logging.basicConfig(level=logging.ERROR)
    logger = logging.getLogger('klich.dev')

    class MyClass:
        def __str__(self):
            print('Calling __str__')
            return "Hiya"

    c = MyClass()
    print("F style")
    logger.debug(f'{c}')
    logger.info(f'{c}')
    logger.warning(f'{c}')
    logger.error(f'{c}')

    print()
    print("Regular style")
    logger.debug('%s', c)
    logger.info('%s', c)
    logger.warning('%s', c)
    logger.error('%s', c)

This short example creates logger and sets logging level to ERROR. This means that only calls of logger.error will produce output. __str__ method of object used in log messages prints information when it is called. So each level matching logger call will print Calling __str__ message and Hiya. Since there are two logger.error calls we should get four lines total. This is what actually is printed out.

    % python3 logg.py
    F style
    Calling __str__
    Calling __str__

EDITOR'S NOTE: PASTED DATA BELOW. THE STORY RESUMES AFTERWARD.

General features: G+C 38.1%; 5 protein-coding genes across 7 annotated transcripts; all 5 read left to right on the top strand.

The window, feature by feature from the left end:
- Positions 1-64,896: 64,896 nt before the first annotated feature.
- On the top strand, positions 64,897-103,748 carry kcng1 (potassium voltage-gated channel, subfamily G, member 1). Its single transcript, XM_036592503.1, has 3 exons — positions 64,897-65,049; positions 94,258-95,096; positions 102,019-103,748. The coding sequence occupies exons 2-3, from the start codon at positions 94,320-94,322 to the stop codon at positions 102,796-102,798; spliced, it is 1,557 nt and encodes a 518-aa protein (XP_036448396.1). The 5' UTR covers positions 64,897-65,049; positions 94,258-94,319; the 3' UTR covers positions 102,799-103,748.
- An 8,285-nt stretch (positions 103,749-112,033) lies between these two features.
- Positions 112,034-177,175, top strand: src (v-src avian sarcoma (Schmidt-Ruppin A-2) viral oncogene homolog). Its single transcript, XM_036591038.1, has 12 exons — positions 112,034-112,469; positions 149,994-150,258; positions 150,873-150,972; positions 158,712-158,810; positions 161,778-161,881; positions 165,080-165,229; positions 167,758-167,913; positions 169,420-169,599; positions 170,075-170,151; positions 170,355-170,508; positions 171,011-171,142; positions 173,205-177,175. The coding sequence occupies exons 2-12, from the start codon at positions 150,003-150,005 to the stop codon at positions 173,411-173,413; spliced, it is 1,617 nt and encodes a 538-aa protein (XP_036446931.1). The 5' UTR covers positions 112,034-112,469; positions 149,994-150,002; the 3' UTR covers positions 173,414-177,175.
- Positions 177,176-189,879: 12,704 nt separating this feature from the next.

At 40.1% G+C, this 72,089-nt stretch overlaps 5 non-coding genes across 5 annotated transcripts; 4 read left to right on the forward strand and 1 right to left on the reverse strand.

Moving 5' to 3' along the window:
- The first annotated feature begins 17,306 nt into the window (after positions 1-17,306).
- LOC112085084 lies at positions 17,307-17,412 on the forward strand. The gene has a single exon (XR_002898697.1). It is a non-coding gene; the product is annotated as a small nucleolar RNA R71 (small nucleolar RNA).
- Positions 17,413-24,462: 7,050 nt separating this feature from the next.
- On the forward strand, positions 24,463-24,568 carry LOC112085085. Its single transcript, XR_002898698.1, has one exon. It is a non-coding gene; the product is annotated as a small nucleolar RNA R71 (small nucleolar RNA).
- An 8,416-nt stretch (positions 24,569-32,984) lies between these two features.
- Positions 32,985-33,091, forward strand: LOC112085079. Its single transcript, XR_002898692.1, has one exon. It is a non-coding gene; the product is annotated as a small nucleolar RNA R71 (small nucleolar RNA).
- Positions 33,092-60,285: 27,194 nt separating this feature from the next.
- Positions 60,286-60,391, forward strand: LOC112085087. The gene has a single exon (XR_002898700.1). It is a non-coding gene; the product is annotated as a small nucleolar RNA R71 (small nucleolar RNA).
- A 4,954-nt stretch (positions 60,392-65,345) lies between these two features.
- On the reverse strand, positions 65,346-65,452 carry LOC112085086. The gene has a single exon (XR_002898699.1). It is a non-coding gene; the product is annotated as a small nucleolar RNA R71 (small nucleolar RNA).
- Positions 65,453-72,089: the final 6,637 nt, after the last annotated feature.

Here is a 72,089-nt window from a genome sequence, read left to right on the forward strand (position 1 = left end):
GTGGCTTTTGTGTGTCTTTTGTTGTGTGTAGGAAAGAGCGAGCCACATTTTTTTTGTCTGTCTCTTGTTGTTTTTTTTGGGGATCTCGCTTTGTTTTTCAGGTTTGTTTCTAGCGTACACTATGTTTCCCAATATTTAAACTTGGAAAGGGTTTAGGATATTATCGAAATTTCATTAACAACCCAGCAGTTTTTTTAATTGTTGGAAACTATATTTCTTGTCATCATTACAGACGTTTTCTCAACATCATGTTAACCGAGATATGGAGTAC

Calling __str__
    Calling __str__
    ERROR:klich.dev:Hiya

    Regular style
    Calling __str__
    ERROR:klich.dev:Hiya

We can see that logger lines using f-strings are calling __str__ even if the log message is not printed out. This is not a big penalty but it may compound to something significant if you have many log calls with f-strings.

what is going on

According to documentation on logging

Formatting of message arguments is deferred until it cannot be avoided.

Logger is smart enough to actually not format messages if it is not needed. It will refrain from calling __str__ until it is required, when it is passed to std out or to a file, or other with options supported by logger.

To dig a little bit more we can use dis module from python standard library. After feeding our code to dis.dis method we will get a list of operations that happend under the hood. For detailed explanation of what exact operations do have a look at ceval.c from Python’s sources.

    >>> import logging
    >>> logger = logging.getLogger()
    >>> def f1():
            logger.info("This is an example of a log message, and a value of %s", 42)

    >>> def f2():
            logger.info(f"This is an example of a log message, and a value of {42}")

    >>> import dis